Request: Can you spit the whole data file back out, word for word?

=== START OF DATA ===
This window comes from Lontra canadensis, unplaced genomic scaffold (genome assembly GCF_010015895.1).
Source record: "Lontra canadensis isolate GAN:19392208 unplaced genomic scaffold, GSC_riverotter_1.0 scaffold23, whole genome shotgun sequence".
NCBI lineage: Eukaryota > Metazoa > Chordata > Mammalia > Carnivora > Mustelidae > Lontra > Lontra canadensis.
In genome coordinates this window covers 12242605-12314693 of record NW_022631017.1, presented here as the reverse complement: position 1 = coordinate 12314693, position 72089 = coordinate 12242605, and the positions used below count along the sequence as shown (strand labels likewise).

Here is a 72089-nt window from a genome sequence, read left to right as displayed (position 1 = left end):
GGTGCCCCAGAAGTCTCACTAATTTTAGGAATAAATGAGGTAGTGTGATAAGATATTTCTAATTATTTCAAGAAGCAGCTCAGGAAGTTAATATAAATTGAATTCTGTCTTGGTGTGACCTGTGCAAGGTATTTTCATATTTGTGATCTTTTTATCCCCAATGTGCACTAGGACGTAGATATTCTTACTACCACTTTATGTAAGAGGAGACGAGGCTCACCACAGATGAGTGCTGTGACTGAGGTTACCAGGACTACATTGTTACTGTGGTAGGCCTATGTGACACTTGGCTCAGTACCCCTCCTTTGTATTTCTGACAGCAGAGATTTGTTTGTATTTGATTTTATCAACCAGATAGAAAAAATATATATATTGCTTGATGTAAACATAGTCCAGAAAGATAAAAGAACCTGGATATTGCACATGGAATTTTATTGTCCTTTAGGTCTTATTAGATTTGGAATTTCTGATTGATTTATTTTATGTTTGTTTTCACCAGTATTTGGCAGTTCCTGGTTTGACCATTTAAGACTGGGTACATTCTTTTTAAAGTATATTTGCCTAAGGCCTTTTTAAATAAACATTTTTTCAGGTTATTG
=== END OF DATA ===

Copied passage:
This window comes from Lontra canadensis, unplaced genomic scaffold (genome assembly GCF_010015895.1).
Source record: "Lontra canadensis isolate GAN:19392208 unplaced genomic scaffold, GSC_riverotter_1.0 scaffold23, whole genome shotgun sequence".
NCBI lineage: Eukaryota > Metazoa > Chordata > Mammalia > Carnivora > Mustelidae > Lontra > Lontra canadensis.
In genome coordinates this window covers 12242605-12314693 of record NW_022631017.1, presented here as the reverse complement: position 1 = coordinate 12314693, position 72089 = coordinate 12242605, and the positions used below count along the sequence as shown (strand labels likewise).

Here is a 72089-nt window from a genome sequence, read left to right as displayed (position 1 = left end):
GGTGCCCCAGAAGTCTCACTAATTTTAGGAATAAATGAGGTAGTGTGATAAGATATTTCTAATTATTTCAAGAAGCAGCTCAGGAAGTTAATATAAATTGAATTCTGTCTTGGTGTGACCTGTGCAAGGTATTTTCATATTTGTGATCTTTTTATCCCCAATGTGCACTAGGACGTAGATATTCTTACTACCACTTTATGTAAGAGGAGACGAGGCTCACCACAGATGAGTGCTGTGACTGAGGTTACCAGGACTACATTGTTACTGTGGTAGGCCTATGTGACACTTGGCTCAGTACCCCTCCTTTGTATTTCTGACAGCAGAGATTTGTTTGTATTTGATTTTATCAACCAGATAGAAAAAATATATATATTGCTTGATGTAAACATAGTCCAGAAAGATAAAAGAACCTGGATATTGCACATGGAATTTTATTGTCCTTTAGGTCTTATTAGATTTGGAATTTCTGATTGATTTATTTTATGTTTGTTTTCACCAGTATTTGGCAGTTCCTGGTTTGACCATTTAAGACTGGGTACATTCTTTTTAAAGTATATTTGCCTAAGGCCTTTTTAAATAAACATTTTTTCAGGTTATTG